Everything I say here, I say out of love. Please read as such…

We live in Midlothian, TX, and even though it’s a sleepy little town, we find ourselves at the epicenter of a national debate.

Two of our elementary schools, Mountain Peak and Longbranch (neither our kids go to), have dedication plaques in front of them that say the following thing:

“Dedicated in the year of our Lord, 1997, to the education of God’s children and to their faithful teachers in the name of the Holy Christian Church. Soli Deo Gloria.”

The Freedom From Religion Foundation does not like them because it specifically promotes the “Holy Christian Church”. So to avoid further controversy and negative press, the school district is removing the plaques and replacing them with less offensive, more politically correct plaques.

First let me say, I’m amazed that, as late as 1997, some people here in our town had the guts to put such a religious message on the side of a public building. Now we think twice before we mention the name of the football team that plays in our nation’s capital, so I would have thought that the offendables were already out in full force just 17 years ago.

Second, I applaud the efforts by our local Christians for lobbying to keep the plaques up. They will probably lose, but I am glad they stand behind these public displays of faith. When Madison, Jefferson, and others wrote the Bill of Rights, I personally think their mindset on the First Amendment was less of a concern over church interfering with state and more over the state interfering with the church. They probably remembered when Henry VIII set up a new church with himself as the head so he could divorce women that didn’t bear him male heirs or when the Puritans came to this country because they didn’t agree with the official faith of the state. I will always vote for men who share my Christian views because I want them to influence this country in a positive direction. I’m assuming others are doing this too. For this reason, the fingerprints of faith should be all over government, federal, state, and local. Can you imagine UT taking down every image of a longhorn because it offends the “faithful” Texas A&M people and vice versa (bear in mind, these are public schools too)?

Now, let me share something that may hurt feelings:

The plaques are symbols. They represent something, and the removal of them represents something else. It represents where we were and where we are.

Whenever one of the symbols of our faith is attacked, we have a tangible asset to defend and a handy battle-cry to rally our Christian soldiers. I see the Christians standing firm and fighting with so much passion, and I am inspired. However the symbol itself is nothing, whether it be a twisted cross that happenstance gave after the 9-11 bombings or a plaque on a school. We should fight to keep these things, BUT we need to recognize that the removal of the plaques is a symptom, not the problem.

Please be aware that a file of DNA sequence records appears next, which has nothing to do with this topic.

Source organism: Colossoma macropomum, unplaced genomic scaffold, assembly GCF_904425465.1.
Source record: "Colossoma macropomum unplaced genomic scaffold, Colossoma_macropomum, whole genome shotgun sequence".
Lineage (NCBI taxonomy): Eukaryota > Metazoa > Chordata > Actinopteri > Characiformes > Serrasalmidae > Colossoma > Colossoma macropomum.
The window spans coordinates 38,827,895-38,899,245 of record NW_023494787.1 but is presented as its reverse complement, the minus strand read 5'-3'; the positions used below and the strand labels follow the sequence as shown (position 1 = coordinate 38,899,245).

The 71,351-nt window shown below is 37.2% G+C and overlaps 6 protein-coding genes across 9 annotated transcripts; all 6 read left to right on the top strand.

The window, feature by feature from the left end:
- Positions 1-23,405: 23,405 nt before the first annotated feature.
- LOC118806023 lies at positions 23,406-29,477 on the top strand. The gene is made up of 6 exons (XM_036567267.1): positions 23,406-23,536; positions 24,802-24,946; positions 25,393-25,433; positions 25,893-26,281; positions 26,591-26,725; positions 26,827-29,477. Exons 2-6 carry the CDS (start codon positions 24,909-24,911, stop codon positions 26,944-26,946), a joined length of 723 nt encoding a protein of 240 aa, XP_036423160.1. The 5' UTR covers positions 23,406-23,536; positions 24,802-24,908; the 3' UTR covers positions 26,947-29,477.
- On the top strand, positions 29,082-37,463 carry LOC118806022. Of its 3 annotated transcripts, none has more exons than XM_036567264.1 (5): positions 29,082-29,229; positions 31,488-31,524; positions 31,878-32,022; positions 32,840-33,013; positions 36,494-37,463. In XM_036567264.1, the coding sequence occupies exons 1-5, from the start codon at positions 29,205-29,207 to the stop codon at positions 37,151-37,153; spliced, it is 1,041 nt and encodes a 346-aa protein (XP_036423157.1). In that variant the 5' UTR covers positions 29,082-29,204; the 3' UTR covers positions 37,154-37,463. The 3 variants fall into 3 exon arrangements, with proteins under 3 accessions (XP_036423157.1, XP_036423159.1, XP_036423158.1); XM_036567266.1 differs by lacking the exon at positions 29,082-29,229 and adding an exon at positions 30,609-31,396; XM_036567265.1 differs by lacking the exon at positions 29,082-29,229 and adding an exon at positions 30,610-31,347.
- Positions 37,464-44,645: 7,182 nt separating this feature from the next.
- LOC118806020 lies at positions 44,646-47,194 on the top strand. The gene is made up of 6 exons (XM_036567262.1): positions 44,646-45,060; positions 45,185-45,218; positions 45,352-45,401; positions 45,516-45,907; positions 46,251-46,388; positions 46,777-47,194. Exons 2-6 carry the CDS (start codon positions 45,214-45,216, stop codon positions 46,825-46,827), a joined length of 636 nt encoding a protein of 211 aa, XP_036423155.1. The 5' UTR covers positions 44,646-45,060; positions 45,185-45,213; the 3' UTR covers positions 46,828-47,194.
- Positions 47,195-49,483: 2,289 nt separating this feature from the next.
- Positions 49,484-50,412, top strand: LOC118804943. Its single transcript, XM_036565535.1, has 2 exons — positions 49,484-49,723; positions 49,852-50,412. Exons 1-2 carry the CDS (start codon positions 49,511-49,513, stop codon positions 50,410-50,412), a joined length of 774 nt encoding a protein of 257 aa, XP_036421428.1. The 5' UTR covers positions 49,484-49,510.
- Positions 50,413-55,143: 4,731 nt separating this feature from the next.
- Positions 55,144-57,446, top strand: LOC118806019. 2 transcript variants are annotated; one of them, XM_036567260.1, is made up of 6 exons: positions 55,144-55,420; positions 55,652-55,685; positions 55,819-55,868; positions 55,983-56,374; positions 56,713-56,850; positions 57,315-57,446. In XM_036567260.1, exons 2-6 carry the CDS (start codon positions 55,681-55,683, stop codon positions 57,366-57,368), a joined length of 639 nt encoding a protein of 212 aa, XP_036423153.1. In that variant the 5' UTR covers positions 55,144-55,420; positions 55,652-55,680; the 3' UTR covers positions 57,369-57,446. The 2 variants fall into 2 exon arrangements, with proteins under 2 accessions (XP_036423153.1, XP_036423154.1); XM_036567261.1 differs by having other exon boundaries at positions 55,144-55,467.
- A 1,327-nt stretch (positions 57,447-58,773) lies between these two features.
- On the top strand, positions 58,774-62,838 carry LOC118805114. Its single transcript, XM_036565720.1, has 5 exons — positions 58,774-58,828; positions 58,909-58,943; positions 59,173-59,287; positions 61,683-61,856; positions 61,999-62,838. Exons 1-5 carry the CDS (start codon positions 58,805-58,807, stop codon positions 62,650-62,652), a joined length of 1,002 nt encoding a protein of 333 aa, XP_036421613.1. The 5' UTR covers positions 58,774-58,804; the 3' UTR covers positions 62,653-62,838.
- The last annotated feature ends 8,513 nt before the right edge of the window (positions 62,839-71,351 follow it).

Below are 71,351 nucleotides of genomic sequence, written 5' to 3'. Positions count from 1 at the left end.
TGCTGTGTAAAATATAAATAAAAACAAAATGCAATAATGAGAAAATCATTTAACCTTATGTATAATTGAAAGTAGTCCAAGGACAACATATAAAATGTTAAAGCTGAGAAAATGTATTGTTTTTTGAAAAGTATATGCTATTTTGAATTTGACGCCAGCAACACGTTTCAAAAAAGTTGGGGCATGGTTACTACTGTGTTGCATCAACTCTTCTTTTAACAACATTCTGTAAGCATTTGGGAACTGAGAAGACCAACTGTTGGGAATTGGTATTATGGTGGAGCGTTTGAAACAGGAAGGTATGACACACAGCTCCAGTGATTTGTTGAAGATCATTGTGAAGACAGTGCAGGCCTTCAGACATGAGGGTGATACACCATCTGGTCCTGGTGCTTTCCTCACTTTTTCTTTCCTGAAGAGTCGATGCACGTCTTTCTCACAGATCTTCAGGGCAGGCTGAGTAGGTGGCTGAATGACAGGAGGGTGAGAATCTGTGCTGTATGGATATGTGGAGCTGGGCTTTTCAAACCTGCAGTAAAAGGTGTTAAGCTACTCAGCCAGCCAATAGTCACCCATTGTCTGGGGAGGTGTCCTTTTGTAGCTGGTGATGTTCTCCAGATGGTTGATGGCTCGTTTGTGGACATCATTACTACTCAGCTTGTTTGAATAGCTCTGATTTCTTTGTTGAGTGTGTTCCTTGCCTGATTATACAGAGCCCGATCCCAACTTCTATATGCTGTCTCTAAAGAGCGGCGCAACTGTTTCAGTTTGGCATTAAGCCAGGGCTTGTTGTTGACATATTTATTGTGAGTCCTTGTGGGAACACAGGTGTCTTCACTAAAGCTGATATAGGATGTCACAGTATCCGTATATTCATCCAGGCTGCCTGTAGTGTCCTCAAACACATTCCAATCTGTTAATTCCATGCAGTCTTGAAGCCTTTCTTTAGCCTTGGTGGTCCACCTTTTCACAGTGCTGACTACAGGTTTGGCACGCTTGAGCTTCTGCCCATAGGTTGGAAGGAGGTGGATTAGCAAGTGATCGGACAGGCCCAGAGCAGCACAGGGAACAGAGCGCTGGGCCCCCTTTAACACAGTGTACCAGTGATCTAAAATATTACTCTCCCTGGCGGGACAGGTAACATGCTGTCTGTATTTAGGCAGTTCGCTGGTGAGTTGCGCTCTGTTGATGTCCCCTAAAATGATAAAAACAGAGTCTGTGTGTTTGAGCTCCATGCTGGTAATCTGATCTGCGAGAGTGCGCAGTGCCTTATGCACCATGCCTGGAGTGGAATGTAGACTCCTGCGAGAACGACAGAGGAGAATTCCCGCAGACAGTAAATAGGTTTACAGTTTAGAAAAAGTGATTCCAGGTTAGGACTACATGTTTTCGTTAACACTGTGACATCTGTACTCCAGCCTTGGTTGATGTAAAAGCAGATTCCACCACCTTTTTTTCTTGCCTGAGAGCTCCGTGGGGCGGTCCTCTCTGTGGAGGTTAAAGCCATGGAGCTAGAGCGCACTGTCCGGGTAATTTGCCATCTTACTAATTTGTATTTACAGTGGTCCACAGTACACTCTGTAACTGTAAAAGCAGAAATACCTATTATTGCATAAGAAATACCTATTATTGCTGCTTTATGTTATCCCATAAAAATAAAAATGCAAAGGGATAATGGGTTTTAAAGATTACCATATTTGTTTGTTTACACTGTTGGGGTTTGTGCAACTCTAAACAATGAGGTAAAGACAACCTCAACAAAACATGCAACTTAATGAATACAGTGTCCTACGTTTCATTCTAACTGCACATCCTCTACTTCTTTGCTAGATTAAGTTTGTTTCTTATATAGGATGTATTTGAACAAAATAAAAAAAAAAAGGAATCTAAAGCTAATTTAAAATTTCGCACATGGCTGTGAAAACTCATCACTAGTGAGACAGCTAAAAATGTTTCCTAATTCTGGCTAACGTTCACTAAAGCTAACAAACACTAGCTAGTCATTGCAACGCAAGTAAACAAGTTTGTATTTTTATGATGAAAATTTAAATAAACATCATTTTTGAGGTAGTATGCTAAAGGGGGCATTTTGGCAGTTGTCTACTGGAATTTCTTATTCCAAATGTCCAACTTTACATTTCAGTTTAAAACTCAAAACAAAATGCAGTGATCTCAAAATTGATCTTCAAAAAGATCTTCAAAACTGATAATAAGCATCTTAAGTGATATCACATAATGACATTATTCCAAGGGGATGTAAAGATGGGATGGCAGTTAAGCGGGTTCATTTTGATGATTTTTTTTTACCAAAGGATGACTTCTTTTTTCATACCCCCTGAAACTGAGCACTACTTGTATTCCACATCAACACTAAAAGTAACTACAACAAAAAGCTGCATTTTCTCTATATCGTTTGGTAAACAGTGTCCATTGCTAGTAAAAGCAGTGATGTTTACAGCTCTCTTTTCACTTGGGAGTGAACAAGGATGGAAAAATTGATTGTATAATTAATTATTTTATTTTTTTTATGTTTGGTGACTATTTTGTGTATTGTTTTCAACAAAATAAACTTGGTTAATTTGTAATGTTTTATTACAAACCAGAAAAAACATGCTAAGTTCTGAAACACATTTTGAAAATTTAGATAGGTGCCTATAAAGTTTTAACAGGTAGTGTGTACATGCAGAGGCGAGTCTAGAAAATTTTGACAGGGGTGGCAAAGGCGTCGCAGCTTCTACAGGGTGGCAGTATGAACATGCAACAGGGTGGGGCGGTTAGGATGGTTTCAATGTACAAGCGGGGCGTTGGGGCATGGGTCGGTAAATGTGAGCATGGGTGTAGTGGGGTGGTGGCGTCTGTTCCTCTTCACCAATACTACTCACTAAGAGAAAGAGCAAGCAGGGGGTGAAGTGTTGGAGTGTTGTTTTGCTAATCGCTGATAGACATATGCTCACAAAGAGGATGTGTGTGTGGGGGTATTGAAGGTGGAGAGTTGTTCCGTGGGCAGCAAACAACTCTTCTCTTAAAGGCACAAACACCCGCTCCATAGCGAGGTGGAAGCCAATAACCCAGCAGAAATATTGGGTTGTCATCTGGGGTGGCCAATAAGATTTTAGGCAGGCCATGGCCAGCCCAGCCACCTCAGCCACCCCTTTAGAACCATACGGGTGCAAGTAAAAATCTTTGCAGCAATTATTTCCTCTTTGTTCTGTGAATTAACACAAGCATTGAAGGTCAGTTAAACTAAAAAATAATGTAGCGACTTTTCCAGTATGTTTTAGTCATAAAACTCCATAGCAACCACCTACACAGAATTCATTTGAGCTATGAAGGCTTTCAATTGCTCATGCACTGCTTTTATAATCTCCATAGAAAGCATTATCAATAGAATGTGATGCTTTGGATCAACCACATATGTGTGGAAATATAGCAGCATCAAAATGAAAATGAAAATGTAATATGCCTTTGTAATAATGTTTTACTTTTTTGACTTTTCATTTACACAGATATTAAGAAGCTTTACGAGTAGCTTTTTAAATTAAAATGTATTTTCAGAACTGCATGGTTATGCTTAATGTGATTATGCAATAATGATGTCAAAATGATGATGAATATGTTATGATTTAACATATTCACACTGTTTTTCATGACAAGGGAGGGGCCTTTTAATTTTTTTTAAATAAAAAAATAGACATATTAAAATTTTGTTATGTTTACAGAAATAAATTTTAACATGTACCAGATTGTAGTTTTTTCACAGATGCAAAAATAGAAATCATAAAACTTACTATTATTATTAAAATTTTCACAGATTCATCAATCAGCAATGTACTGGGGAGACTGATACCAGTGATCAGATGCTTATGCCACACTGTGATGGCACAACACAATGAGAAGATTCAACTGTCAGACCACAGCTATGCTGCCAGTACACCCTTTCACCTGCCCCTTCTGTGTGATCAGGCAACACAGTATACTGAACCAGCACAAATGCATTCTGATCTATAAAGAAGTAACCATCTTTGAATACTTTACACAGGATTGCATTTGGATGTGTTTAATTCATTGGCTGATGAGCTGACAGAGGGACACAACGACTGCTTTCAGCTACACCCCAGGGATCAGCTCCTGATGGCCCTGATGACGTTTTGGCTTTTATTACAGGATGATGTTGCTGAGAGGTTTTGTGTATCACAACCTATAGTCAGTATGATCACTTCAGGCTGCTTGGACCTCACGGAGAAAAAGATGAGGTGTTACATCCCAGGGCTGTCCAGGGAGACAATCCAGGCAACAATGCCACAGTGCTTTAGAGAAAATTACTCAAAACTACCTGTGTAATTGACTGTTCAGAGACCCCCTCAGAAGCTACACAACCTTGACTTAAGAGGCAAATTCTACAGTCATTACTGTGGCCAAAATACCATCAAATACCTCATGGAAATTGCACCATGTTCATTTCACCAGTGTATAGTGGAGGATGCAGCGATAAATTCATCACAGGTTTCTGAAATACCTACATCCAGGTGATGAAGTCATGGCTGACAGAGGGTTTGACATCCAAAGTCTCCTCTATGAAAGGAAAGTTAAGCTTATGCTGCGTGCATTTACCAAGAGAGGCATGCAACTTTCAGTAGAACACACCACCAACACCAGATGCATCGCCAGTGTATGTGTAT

The plaques are being removed because the people that want them down are more vocal and/or more numerous than the people that want them up. Why is that?

“The only thing necessary for the triumph of evil is for good men to do nothing.” – Edmund Burke

While we protest over these plaques, I would ask where are the protests when a kid from a broken home grows up making the same mistakes? Where are the desperate phone calls urging a man and wife to work on their marriage instead of giving up? Where are the rallies when we see less than 20% of a city’s population in church on Sunday? Where are the MEN of faith when a single mom needs her car fixed or her yard mowed? Where are the cry’s of desperation to the Father when someone walks out of church for the last time?

What scares me is, there are so many people out there that need Jesus, and we don’t even care! As long as we are entertained inside our big comfortable houses, we’re perfectly OK with a lost and dying world going to hell. Yes. I said it. I know we will never say that out loud, but we say it every day with our actions, and the apathy is deafening! The battle that matters is not being fought! Further, that same lost and dying world is questioning why they should consider our point-of-view when our level of commitment to it is only commensurate with out level of guilt.

May I also say, woe is me, for among sinners, I am chief!

We live in a culture where more and more people are turning their back on Christ every day, and we do nothing. We go to church, hear about the masses that need Christ’s love, wring our hands in pious concern, wear our catchy Christian T-shirt, but we don’t do anything for them. As a matter of fact, we try to isolate ourselves, as much as we can. “If I can just keep my family safe and sheltered…” We go out of our way to not engage.

To quote Michael Savage, “Wake up SHEEPLE!”

They will know us by our plaque?

They will know us by our clever T-shirt?

They will know us by the fish on our car?

THEY WILL KNOW US BY OUR LOVE.